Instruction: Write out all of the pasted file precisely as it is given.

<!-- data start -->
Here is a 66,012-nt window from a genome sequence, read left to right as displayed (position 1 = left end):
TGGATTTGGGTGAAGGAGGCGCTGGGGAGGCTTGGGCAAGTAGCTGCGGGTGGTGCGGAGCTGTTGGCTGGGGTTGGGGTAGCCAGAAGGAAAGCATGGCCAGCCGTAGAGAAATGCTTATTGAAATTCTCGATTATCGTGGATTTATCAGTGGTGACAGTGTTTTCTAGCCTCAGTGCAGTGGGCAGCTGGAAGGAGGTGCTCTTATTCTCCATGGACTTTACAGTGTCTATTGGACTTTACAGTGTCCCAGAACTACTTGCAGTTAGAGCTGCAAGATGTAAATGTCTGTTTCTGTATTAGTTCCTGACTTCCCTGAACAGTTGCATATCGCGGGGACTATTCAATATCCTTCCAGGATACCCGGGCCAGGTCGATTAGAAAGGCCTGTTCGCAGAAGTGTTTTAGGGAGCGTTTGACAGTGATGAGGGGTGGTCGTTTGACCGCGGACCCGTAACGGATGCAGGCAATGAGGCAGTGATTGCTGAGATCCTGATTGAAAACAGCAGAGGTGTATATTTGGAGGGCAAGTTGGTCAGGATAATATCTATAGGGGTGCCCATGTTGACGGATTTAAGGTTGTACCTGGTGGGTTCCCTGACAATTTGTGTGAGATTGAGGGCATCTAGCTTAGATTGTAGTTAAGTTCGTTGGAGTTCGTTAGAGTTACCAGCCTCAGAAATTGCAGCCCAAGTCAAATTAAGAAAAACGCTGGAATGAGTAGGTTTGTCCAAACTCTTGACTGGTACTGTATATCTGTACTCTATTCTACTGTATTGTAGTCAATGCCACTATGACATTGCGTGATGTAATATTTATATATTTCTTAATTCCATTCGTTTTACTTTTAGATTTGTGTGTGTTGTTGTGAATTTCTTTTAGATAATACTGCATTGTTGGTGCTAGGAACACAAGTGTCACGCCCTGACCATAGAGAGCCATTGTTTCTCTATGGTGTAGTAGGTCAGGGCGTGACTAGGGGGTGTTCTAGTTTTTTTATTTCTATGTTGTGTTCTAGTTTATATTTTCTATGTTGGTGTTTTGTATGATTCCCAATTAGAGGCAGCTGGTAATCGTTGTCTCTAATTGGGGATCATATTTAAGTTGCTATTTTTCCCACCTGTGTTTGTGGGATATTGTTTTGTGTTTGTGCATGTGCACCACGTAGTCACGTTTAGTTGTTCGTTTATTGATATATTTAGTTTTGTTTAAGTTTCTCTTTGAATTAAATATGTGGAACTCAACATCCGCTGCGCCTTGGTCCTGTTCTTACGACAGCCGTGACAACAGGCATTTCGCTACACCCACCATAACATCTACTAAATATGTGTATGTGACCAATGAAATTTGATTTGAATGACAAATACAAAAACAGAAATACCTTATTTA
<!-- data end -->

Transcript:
Here is a 66,012-nt window from a genome sequence, read left to right as displayed (position 1 = left end):
TGGATTTGGGTGAAGGAGGCGCTGGGGAGGCTTGGGCAAGTAGCTGCGGGTGGTGCGGAGCTGTTGGCTGGGGTTGGGGTAGCCAGAAGGAAAGCATGGCCAGCCGTAGAGAAATGCTTATTGAAATTCTCGATTATCGTGGATTTATCAGTGGTGACAGTGTTTTCTAGCCTCAGTGCAGTGGGCAGCTGGAAGGAGGTGCTCTTATTCTCCATGGACTTTACAGTGTCTATTGGACTTTACAGTGTCCCAGAACTACTTGCAGTTAGAGCTGCAAGATGTAAATGTCTGTTTCTGTATTAGTTCCTGACTTCCCTGAACAGTTGCATATCGCGGGGACTATTCAATATCCTTCCAGGATACCCGGGCCAGGTCGATTAGAAAGGCCTGTTCGCAGAAGTGTTTTAGGGAGCGTTTGACAGTGATGAGGGGTGGTCGTTTGACCGCGGACCCGTAACGGATGCAGGCAATGAGGCAGTGATTGCTGAGATCCTGATTGAAAACAGCAGAGGTGTATATTTGGAGGGCAAGTTGGTCAGGATAATATCTATAGGGGTGCCCATGTTGACGGATTTAAGGTTGTACCTGGTGGGTTCCCTGACAATTTGTGTGAGATTGAGGGCATCTAGCTTAGATTGTAGTTAAGTTCGTTGGAGTTCGTTAGAGTTACCAGCCTCAGAAATTGCAGCCCAAGTCAAATTAAGAAAAACGCTGGAATGAGTAGGTTTGTCCAAACTCTTGACTGGTACTGTATATCTGTACTCTATTCTACTGTATTGTAGTCAATGCCACTATGACATTGCGTGATGTAATATTTATATATTTCTTAATTCCATTCGTTTTACTTTTAGATTTGTGTGTGTTGTTGTGAATTTCTTTTAGATAATACTGCATTGTTGGTGCTAGGAACACAAGTGTCACGCCCTGACCATAGAGAGCCATTGTTTCTCTATGGTGTAGTAGGTCAGGGCGTGACTAGGGGGTGTTCTAGTTTTTTTATTTCTATGTTGTGTTCTAGTTTATATTTTCTATGTTGGTGTTTTGTATGATTCCCAATTAGAGGCAGCTGGTAATCGTTGTCTCTAATTGGGGATCATATTTAAGTTGCTATTTTTCCCACCTGTGTTTGTGGGATATTGTTTTGTGTTTGTGCATGTGCACCACGTAGTCACGTTTAGTTGTTCGTTTATTGATATATTTAGTTTTGTTTAAGTTTCTCTTTGAATTAAATATGTGGAACTCAACATCCGCTGCGCCTTGGTCCTGTTCTTACGACAGCCGTGACAACAGGCATTTCGCTACACCCACCATAACATCTACTAAATATGTGTATGTGACCAATGAAATTTGATTTGAATGACAAATACAAAAACAGAAATACCTTATTTA